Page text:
Then there is the situation within government.
Sometimes, there are two main parts of society (outside politics) that can prevent reform: organised labour and capital, or big business.
At the moment there is evidence that unions are weaker than they have been at any time since 1994.
The process that began with the expulsion of Numsa from Cosatu has continued to weaken the entire movement.
Cosatu’s main strength is now concentrated in government workers.
While there is still immense power here, public opinion may be moving away from public-sector unions.
This is because they continue to demand above-inflation increases while so many in the private sector have lost income during the pandemic.
Government workers had their incomes protected (In many cases, they were not working.
While unions will always talk about health workers, they also represent workers in drivers’
licence centres who simply did not work during the hard lockdown, and are seen by many as being openly corrupt).
It is true that organised business or capital can stand in the way of reform, even in democracies.
But in South Africa it appears that big business is backing the reform and Ramaphosa strongly,
believing he is the only person who can actually deliver on that promise.
They also believe it is in their own interests that this reform happens.
Of course, none of this on its own means reform will actually happen.
And there are plenty of reasons why it may not.
Ramaphosa himself may not be as interested in reform as some believe him to be;
he may be mentally exhausted after the recent political battles;
he also may not have the support he really needs or may just believe it to be impossible.
There is also the issue of his constituency wanting it.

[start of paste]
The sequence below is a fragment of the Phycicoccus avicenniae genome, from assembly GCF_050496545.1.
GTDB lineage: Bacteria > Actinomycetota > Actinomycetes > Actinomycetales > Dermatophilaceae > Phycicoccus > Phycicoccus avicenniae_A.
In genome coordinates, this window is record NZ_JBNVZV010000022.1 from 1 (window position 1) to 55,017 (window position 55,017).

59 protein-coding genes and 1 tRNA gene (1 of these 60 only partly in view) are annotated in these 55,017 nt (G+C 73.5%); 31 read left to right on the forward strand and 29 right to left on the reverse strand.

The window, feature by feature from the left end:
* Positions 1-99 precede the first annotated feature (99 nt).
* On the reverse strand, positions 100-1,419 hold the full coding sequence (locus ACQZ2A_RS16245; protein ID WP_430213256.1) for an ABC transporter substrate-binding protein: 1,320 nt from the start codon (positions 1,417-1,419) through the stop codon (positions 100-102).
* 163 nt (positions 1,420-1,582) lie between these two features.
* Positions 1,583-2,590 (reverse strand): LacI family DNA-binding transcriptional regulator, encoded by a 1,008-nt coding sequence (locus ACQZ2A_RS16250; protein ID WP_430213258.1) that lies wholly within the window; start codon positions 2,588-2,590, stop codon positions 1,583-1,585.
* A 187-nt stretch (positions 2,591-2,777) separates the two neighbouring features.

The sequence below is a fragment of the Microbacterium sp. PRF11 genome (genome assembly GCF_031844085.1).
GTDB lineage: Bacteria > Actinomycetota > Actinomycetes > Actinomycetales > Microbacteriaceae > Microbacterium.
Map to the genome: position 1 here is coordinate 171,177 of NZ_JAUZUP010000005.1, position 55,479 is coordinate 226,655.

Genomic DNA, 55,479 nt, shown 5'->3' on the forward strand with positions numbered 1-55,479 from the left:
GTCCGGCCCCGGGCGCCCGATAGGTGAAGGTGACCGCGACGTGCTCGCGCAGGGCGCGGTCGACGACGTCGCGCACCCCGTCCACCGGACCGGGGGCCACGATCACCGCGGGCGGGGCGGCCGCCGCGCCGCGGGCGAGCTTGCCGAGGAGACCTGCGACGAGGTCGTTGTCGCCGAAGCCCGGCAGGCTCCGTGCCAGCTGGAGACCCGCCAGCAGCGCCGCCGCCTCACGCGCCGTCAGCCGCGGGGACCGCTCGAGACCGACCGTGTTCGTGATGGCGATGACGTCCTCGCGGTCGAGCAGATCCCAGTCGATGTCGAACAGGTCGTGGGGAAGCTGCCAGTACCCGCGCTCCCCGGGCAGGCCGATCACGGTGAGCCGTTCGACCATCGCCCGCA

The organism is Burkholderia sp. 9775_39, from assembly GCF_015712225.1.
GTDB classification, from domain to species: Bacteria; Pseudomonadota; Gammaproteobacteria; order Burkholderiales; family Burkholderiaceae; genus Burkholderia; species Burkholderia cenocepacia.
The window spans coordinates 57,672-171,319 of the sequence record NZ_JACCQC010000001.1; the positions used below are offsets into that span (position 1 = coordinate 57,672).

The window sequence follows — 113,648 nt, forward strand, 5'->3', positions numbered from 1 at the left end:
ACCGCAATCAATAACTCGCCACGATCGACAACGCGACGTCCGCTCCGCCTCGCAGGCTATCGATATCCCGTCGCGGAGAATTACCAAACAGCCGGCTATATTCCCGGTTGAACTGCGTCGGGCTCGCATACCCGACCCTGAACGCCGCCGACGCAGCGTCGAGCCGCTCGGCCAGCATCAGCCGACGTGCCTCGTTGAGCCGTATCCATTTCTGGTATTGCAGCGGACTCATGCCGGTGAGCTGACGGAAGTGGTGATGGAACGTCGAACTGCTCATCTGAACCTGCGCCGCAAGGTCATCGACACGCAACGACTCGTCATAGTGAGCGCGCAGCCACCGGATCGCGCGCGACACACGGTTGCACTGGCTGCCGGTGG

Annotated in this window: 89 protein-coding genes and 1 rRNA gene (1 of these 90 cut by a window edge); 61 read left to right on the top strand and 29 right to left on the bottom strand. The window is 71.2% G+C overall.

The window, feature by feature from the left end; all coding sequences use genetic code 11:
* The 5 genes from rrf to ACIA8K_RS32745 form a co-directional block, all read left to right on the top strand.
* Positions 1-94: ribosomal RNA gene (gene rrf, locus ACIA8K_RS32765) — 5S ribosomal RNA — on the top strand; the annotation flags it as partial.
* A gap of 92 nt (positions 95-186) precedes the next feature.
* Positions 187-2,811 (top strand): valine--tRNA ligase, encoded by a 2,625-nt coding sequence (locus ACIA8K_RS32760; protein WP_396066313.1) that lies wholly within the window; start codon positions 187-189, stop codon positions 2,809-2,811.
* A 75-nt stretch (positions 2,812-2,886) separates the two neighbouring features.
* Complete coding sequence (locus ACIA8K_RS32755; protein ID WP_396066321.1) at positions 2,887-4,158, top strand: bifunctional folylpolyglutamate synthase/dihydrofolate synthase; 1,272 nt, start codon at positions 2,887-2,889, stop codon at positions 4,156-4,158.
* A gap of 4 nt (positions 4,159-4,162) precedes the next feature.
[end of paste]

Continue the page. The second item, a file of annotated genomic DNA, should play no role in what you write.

Perhaps the most important dynamic in our economy at the moment is around electricity,
and yet Minister of Mineral Resources and Energy Gwede Mantashe is being accused of
slowing down the adoption of renewable energy and standing almost on his own in the
fight around licence caps for embedded generation (companies producing power for themselves and other customers).
It is also true that the local elections may weaken, or even strengthen, Ramaphosa’s mandate to actually govern.
It is becoming increasingly difficult to know if local elections will focus on the tussle
between the parties (along with what are often called issues of identity) or in certain places on actual governance issues.
But the polls could result in Ramaphosa, and the ANC, being weaker than they are now.
There may also be skills shortages in that the “state” may not have the capability to
There just might not be enough competent managers and technocrats left in South Africa.
Lethargy in the system appears to be an important deterrent too.
All of that said, it’s important to note that the conditions around the possibility for reform appear to be changing in favour of reform.
There may be no more excuses for not acting:
demands for it to happen could grow, meaning Ramaphosa could come under pressure to accelerate his pace.
This moment may not last long. In our politics literally anything can happen.
So while his opponents go through an especially rough patch, all eyes will be on Ramaphosa and his willingness to act.
South Africa’s future depends on it.